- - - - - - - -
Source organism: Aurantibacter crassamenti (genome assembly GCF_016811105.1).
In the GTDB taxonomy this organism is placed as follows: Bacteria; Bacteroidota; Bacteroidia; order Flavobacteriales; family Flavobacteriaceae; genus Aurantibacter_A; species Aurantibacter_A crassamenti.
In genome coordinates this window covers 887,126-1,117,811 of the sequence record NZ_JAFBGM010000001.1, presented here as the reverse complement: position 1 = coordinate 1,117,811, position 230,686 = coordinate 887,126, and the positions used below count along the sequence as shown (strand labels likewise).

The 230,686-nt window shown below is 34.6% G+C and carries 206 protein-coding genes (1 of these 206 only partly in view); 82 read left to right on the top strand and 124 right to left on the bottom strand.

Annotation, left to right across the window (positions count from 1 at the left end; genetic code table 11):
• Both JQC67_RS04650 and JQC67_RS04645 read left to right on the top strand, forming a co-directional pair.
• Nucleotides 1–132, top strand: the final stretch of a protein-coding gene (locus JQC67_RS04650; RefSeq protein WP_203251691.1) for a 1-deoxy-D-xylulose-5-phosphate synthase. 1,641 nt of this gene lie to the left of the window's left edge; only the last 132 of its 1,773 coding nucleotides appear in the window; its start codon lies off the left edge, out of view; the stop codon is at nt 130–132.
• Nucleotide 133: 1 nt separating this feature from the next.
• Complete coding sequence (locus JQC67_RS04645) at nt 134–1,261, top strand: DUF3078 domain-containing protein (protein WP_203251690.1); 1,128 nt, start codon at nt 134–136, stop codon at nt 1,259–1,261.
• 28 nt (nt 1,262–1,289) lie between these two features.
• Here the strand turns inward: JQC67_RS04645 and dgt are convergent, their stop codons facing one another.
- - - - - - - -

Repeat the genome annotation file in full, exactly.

Source organism: Aurantibacter crassamenti (genome assembly GCF_016811105.1).
In the GTDB taxonomy this organism is placed as follows: Bacteria; Bacteroidota; Bacteroidia; order Flavobacteriales; family Flavobacteriaceae; genus Aurantibacter_A; species Aurantibacter_A crassamenti.
In genome coordinates this window covers 887,126-1,117,811 of the sequence record NZ_JAFBGM010000001.1, presented here as the reverse complement: position 1 = coordinate 1,117,811, position 230,686 = coordinate 887,126, and the positions used below count along the sequence as shown (strand labels likewise).

The 230,686-nt window shown below is 34.6% G+C and carries 206 protein-coding genes (1 of these 206 only partly in view); 82 read left to right on the top strand and 124 right to left on the bottom strand.

Annotation, left to right across the window (positions count from 1 at the left end; genetic code table 11):
• Both JQC67_RS04650 and JQC67_RS04645 read left to right on the top strand, forming a co-directional pair.
• Nucleotides 1–132, top strand: the final stretch of a protein-coding gene (locus JQC67_RS04650; RefSeq protein WP_203251691.1) for a 1-deoxy-D-xylulose-5-phosphate synthase. 1,641 nt of this gene lie to the left of the window's left edge; only the last 132 of its 1,773 coding nucleotides appear in the window; its start codon lies off the left edge, out of view; the stop codon is at nt 130–132.
• Nucleotide 133: 1 nt separating this feature from the next.
• Complete coding sequence (locus JQC67_RS04645) at nt 134–1,261, top strand: DUF3078 domain-containing protein (protein WP_203251690.1); 1,128 nt, start codon at nt 134–136, stop codon at nt 1,259–1,261.
• 28 nt (nt 1,262–1,289) lie between these two features.
• Here the strand turns inward: JQC67_RS04645 and dgt are convergent, their stop codons facing one another.